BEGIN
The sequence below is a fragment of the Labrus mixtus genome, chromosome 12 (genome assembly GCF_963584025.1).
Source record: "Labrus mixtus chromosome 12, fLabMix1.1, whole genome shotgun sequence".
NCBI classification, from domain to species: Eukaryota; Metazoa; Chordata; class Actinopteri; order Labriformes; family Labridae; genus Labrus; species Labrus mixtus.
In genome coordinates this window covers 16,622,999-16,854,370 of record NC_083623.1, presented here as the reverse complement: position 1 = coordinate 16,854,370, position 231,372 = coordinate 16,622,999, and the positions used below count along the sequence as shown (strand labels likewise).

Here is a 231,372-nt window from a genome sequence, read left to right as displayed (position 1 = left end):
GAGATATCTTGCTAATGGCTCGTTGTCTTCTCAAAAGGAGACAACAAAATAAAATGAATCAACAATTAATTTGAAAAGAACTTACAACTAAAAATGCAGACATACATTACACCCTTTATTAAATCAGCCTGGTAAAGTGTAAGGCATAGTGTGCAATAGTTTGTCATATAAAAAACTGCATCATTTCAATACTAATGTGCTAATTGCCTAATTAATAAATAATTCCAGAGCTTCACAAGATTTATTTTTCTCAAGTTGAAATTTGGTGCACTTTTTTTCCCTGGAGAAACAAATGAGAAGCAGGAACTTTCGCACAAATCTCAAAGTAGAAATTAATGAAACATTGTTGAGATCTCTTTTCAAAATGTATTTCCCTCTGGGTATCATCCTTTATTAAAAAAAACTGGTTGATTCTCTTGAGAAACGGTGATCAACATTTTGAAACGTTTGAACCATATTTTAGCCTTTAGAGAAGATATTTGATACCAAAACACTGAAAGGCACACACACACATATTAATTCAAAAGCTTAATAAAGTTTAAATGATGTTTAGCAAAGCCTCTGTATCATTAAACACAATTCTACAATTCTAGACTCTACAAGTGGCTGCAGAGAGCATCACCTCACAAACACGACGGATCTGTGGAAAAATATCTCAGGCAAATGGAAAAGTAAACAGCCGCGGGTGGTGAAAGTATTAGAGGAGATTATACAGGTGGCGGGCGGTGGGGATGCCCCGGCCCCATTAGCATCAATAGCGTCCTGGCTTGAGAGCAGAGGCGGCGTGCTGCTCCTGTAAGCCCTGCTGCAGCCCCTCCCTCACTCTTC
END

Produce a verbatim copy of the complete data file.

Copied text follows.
The sequence below is a fragment of the Labrus mixtus genome, chromosome 12 (genome assembly GCF_963584025.1).
Source record: "Labrus mixtus chromosome 12, fLabMix1.1, whole genome shotgun sequence".
NCBI classification, from domain to species: Eukaryota; Metazoa; Chordata; class Actinopteri; order Labriformes; family Labridae; genus Labrus; species Labrus mixtus.
In genome coordinates this window covers 16,622,999-16,854,370 of record NC_083623.1, presented here as the reverse complement: position 1 = coordinate 16,854,370, position 231,372 = coordinate 16,622,999, and the positions used below count along the sequence as shown (strand labels likewise).

Here is a 231,372-nt window from a genome sequence, read left to right as displayed (position 1 = left end):
GAGATATCTTGCTAATGGCTCGTTGTCTTCTCAAAAGGAGACAACAAAATAAAATGAATCAACAATTAATTTGAAAAGAACTTACAACTAAAAATGCAGACATACATTACACCCTTTATTAAATCAGCCTGGTAAAGTGTAAGGCATAGTGTGCAATAGTTTGTCATATAAAAAACTGCATCATTTCAATACTAATGTGCTAATTGCCTAATTAATAAATAATTCCAGAGCTTCACAAGATTTATTTTTCTCAAGTTGAAATTTGGTGCACTTTTTTTCCCTGGAGAAACAAATGAGAAGCAGGAACTTTCGCACAAATCTCAAAGTAGAAATTAATGAAACATTGTTGAGATCTCTTTTCAAAATGTATTTCCCTCTGGGTATCATCCTTTATTAAAAAAAACTGGTTGATTCTCTTGAGAAACGGTGATCAACATTTTGAAACGTTTGAACCATATTTTAGCCTTTAGAGAAGATATTTGATACCAAAACACTGAAAGGCACACACACACATATTAATTCAAAAGCTTAATAAAGTTTAAATGATGTTTAGCAAAGCCTCTGTATCATTAAACACAATTCTACAATTCTAGACTCTACAAGTGGCTGCAGAGAGCATCACCTCACAAACACGACGGATCTGTGGAAAAATATCTCAGGCAAATGGAAAAGTAAACAGCCGCGGGTGGTGAAAGTATTAGAGGAGATTATACAGGTGGCGGGCGGTGGGGATGCCCCGGCCCCATTAGCATCAATAGCGTCCTGGCTTGAGAGCAGAGGCGGCGTGCTGCTCCTGTAAGCCCTGCTGCAGCCCCTCCCTCACTCTTC